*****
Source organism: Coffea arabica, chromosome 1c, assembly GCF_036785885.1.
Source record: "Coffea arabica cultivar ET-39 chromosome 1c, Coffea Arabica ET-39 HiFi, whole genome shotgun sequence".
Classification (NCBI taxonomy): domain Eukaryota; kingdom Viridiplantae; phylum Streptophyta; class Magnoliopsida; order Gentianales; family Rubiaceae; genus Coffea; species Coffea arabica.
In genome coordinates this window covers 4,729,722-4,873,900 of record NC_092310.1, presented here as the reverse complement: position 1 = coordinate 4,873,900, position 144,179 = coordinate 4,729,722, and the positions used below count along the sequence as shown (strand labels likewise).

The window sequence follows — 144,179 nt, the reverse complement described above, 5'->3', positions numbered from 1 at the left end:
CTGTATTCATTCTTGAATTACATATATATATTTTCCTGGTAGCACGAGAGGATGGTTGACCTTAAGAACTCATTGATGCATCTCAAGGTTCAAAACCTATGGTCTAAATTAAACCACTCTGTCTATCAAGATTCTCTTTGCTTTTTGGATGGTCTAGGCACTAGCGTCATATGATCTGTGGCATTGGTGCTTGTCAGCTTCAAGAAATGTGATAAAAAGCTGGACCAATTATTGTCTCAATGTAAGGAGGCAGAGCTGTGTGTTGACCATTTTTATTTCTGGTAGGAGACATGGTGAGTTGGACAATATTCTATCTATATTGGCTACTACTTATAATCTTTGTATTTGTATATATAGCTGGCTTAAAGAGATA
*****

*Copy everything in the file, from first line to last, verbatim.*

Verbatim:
Source organism: Coffea arabica, chromosome 1c, assembly GCF_036785885.1.
Source record: "Coffea arabica cultivar ET-39 chromosome 1c, Coffea Arabica ET-39 HiFi, whole genome shotgun sequence".
Classification (NCBI taxonomy): domain Eukaryota; kingdom Viridiplantae; phylum Streptophyta; class Magnoliopsida; order Gentianales; family Rubiaceae; genus Coffea; species Coffea arabica.
In genome coordinates this window covers 4,729,722-4,873,900 of record NC_092310.1, presented here as the reverse complement: position 1 = coordinate 4,873,900, position 144,179 = coordinate 4,729,722, and the positions used below count along the sequence as shown (strand labels likewise).

The window sequence follows — 144,179 nt, the reverse complement described above, 5'->3', positions numbered from 1 at the left end:
CTGTATTCATTCTTGAATTACATATATATATTTTCCTGGTAGCACGAGAGGATGGTTGACCTTAAGAACTCATTGATGCATCTCAAGGTTCAAAACCTATGGTCTAAATTAAACCACTCTGTCTATCAAGATTCTCTTTGCTTTTTGGATGGTCTAGGCACTAGCGTCATATGATCTGTGGCATTGGTGCTTGTCAGCTTCAAGAAATGTGATAAAAAGCTGGACCAATTATTGTCTCAATGTAAGGAGGCAGAGCTGTGTGTTGACCATTTTTATTTCTGGTAGGAGACATGGTGAGTTGGACAATATTCTATCTATATTGGCTACTACTTATAATCTTTGTATTTGTATATATAGCTGGCTTAAAGAGATA